The summer heat has arrived in all its double-edged glory. First, you see it in the greenery. Plants and trees are flowering, yet leaves are also withering. Then you can feel it on your skin. You want to be outdoors longer than usual, but once out, you start complaining about the heat.
With this change in season comes this March dispatch of Uman, a monthly newsletter of changes, which I, Vince Imbat, have started to call “a monthly newsletter that documents what it means to pursue philosophy and contemplation independently as a way of life.”
A mouthful. But don’t mind this description too much. Like summer, this too shall change.
I spent the bulk of this month thinking about the question, “What motivates us, humans?” I was interested in the conscious or unconscious reasons behind our actions. Psychology holds most of the answers to this question, so I stayed there for most of March. However, I also reviewed philosophical answers that provide illuminating insights into this fundamental and practical question.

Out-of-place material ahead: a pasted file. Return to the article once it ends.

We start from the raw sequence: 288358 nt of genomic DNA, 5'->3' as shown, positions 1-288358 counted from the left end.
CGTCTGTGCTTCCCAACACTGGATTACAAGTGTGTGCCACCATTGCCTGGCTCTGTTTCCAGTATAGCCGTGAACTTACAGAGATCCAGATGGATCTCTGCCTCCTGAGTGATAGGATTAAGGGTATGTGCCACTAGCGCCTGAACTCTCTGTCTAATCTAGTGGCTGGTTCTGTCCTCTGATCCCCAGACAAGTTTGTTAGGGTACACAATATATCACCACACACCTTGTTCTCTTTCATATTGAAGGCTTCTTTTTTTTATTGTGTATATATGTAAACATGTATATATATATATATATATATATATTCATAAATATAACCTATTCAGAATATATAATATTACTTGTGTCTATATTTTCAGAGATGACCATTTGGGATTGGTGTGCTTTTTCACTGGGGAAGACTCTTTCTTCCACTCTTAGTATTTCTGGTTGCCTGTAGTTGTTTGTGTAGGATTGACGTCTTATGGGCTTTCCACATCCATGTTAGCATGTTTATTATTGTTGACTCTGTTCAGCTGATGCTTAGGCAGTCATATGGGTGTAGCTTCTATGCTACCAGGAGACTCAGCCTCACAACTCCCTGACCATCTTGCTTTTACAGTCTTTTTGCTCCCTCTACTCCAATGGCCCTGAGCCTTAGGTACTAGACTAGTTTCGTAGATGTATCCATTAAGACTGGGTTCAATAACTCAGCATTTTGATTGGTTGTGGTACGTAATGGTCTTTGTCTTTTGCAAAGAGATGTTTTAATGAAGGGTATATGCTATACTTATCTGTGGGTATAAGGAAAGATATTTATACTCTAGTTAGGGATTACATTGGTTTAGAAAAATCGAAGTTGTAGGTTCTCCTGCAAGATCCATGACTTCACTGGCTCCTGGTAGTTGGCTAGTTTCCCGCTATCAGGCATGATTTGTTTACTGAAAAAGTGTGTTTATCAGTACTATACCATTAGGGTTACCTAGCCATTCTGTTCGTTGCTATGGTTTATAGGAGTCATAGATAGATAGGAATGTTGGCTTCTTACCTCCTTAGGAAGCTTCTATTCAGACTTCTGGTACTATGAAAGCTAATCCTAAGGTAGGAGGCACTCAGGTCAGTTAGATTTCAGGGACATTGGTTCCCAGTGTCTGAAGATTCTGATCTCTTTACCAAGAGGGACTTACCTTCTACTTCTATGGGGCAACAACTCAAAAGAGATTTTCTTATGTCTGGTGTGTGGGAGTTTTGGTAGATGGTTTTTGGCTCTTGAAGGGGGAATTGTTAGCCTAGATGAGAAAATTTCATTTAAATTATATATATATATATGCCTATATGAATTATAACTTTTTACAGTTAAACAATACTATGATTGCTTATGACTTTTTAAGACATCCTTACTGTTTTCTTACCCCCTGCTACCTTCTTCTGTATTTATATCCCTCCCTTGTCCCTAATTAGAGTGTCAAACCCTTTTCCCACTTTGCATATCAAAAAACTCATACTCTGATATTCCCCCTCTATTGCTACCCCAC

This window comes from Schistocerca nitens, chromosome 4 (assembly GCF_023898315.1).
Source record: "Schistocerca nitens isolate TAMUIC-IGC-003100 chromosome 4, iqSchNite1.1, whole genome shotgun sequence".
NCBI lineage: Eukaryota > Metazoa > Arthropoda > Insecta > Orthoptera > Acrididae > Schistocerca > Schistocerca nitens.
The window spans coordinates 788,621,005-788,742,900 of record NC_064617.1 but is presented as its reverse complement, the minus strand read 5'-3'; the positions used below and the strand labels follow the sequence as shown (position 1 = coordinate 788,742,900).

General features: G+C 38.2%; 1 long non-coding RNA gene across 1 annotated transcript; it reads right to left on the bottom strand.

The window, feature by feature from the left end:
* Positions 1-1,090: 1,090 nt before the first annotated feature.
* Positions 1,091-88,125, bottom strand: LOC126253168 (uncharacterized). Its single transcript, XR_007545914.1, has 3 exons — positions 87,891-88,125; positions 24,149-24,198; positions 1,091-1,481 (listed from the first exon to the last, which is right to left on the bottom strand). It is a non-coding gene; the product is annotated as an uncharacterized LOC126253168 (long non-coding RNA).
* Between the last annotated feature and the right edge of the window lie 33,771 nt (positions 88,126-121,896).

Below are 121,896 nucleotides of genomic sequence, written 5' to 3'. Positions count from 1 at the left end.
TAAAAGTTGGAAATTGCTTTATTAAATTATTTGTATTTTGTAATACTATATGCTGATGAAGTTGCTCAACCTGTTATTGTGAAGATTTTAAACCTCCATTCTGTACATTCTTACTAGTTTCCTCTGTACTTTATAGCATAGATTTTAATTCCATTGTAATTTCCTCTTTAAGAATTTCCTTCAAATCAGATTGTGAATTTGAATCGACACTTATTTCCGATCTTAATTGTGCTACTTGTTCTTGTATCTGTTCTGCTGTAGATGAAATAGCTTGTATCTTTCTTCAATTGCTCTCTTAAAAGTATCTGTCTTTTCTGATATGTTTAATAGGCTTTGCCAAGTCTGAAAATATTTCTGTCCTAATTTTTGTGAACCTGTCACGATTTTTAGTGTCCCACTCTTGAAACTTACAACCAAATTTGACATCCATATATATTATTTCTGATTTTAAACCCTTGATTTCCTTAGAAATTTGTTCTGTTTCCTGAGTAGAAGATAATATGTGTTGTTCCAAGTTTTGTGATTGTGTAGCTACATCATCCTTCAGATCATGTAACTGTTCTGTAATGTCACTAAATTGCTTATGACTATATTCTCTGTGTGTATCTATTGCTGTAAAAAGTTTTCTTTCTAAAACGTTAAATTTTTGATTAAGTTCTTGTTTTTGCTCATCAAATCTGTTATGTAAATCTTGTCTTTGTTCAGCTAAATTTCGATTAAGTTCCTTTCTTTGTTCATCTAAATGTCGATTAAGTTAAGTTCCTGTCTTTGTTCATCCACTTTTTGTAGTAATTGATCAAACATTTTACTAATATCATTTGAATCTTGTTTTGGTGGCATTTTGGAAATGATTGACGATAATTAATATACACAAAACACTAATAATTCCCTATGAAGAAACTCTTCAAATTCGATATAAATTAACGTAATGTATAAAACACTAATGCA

Positive psychology vs. humanistic psychology
I was interested in the difference between two branches of psychology that study the brighter side of the human mind (i.e., how humans can be the best version of themselves) as opposed to the darker side (i.e., why humans are crazy). These two branches are positive psychology and, its older sister, humanistic psychology.
I read “The History of Positive Psychology” by Jeffrey Froh, whose main thesis is that positive psychology owes a lot to humanistic psychology and yet distances itself from it. Froh argues that positive psychology can only “self-actualize” if it recognizes its humanistic past.
I also read “The Humanistic Psychology–Positive Psychology Divide” by Alan Waterman. His main thesis is that the philosophical differences between humanistic and positive psychology are so deep that any attempt to reconcile them will be difficult if not futile. He suggests that each branch of psychology should pursue its own work separately. However, after reading the works of Scott Barry Kaufmann, especially his latest book Transcend, which I started to re-read last month, I conclude that it is possible, and perhaps even necessary, to combine insights and approaches from both branches to come up with a more complete understanding of the human mind.